Together, the multiple species of Pacific rock cod make up a California iconic fishery. But I find them uninspiring. My husband just brought home some rock cod for dinner--again. Any inspiration?
Chris is a trusted source on General Cooking
pierino is a trusted source on General Cooking and Tough Love.
Chris, what is usually sold as "rock cod" is not a true cod. It generally falls in that category of plain old rock fish. Do you have thick fillets? Thin fillets? Or steak like mass? One of my favorites to use is sold as "black cod" but also known as sable fish. The fillets are thick, meaty and adaptable to a number of preparations. For rockfish, simple fish tacos would be pretty easy. For something like sable fish I would think about the grill or else pan seared until cooked through. The thinner species can be worked into a bouillabaise.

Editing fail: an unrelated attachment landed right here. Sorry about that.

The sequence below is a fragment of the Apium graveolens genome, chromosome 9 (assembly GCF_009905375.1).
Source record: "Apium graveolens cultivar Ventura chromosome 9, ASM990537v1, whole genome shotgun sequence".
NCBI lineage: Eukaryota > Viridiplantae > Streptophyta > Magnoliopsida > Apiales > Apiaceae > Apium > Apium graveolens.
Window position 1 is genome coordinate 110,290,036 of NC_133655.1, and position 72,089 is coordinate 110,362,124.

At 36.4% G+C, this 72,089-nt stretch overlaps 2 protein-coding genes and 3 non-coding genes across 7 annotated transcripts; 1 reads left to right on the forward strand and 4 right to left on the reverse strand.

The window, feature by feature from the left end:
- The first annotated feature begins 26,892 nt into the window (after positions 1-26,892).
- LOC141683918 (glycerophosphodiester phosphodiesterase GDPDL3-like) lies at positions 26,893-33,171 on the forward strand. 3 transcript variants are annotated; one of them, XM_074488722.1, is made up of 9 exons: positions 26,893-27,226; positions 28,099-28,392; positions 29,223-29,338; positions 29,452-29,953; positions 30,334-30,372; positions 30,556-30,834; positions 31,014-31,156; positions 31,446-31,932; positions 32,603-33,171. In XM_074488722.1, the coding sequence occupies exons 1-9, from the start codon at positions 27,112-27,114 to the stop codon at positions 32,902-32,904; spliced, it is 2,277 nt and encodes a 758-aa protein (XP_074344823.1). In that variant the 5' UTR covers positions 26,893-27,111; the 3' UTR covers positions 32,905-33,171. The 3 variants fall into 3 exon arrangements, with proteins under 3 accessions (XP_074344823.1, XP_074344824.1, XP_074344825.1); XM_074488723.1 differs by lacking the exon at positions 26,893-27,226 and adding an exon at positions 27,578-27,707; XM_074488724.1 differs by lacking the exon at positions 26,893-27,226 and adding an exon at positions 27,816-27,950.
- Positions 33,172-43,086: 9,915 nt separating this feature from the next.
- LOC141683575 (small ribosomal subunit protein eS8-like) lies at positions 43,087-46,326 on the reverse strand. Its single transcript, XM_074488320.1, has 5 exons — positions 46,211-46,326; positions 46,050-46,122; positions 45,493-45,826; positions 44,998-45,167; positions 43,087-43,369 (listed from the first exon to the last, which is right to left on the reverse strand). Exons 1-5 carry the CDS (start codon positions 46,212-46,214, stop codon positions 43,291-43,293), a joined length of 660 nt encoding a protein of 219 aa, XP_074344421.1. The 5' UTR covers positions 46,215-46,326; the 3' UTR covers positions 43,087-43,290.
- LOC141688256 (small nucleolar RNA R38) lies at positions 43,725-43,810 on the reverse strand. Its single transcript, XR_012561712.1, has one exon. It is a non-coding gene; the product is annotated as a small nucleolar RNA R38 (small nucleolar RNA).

Hey, I'm a marine biologist! I know what I have, and boy are you right, it's not a true cod, and it's not sable fish. It's rock fish. And you're right on with your menu--I decided on a sort of Mexican preparation with tomatoes and chilis. It'll be fine.
But here's a funny story. I was whining to my husband that I've asked him over and over not to buy rockfish, and he said, "But it always reminds me of being back East." But he grew up in Delaware, where rockfish is the common name for striped bass. Not the same, of course, and he's a marine biologist too!
Time to stop whining. Great that we have fresh and local seafood at all, especially one that will go great with a margarita.
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